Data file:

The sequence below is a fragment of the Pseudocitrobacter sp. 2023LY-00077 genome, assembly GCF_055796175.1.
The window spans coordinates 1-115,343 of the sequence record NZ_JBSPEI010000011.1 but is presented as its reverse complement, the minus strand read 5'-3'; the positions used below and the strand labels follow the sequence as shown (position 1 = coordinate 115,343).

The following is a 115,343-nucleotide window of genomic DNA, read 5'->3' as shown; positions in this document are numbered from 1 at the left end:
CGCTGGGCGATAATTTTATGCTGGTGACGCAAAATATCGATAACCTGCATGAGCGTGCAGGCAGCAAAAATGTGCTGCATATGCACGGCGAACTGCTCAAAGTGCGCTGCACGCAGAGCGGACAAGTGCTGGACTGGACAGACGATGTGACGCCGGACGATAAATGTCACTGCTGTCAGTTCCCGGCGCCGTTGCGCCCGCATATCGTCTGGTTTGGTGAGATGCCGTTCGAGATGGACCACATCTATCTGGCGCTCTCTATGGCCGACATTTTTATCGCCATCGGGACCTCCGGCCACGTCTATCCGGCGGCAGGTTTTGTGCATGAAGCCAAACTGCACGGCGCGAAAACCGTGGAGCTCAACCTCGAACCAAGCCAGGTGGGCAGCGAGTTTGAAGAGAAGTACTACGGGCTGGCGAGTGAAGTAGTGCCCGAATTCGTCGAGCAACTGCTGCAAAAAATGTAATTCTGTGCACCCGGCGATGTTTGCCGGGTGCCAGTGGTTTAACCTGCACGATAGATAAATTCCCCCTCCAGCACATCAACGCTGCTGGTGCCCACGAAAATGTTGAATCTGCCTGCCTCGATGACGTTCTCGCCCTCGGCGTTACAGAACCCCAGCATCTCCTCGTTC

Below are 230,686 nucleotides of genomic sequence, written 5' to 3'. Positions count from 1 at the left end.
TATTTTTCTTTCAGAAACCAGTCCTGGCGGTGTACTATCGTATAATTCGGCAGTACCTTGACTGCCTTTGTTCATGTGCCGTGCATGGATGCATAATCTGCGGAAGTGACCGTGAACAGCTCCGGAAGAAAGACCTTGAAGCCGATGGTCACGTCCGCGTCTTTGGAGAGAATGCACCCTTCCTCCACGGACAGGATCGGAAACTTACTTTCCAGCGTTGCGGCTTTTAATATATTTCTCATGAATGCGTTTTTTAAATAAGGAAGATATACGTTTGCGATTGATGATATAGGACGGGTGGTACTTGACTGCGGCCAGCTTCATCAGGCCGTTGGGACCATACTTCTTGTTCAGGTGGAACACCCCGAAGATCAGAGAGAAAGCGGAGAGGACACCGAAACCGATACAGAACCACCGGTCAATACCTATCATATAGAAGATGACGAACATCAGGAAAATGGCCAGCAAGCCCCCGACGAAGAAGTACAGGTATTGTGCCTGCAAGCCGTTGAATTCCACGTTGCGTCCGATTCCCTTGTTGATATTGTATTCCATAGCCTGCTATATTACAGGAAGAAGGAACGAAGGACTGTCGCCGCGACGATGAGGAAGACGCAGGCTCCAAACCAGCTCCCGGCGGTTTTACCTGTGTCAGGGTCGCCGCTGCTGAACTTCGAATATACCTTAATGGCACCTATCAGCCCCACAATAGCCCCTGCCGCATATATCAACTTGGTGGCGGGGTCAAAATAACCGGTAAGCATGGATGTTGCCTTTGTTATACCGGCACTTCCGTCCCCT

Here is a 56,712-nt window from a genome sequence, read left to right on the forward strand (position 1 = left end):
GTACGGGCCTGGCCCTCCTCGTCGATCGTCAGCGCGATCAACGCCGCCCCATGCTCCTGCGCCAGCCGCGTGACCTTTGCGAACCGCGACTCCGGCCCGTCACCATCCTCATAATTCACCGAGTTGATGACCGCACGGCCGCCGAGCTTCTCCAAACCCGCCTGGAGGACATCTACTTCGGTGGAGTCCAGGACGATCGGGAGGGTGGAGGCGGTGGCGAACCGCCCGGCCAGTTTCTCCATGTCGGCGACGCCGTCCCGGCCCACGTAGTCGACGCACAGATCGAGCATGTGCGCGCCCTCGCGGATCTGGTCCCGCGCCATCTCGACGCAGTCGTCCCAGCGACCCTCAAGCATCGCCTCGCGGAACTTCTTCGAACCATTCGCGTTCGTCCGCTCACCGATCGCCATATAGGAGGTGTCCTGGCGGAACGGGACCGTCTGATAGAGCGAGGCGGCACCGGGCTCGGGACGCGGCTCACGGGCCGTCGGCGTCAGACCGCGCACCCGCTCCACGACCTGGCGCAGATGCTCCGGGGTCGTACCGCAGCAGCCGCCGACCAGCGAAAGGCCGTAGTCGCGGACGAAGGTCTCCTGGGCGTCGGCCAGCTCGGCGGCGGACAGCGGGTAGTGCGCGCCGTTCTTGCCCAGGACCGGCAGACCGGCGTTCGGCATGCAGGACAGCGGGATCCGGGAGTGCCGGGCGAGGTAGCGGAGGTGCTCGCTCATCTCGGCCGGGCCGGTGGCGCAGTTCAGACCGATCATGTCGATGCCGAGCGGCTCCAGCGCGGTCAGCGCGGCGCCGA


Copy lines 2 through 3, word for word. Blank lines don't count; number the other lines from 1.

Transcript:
The window spans coordinates 1-115,343 of the sequence record NZ_JBSPEI010000011.1 but is presented as its reverse complement, the minus strand read 5'-3'; the positions used below and the strand labels follow the sequence as shown (position 1 = coordinate 115,343).

The following is a 115,343-nucleotide window of genomic DNA, read 5'->3' as shown; positions in this document are numbered from 1 at the left end: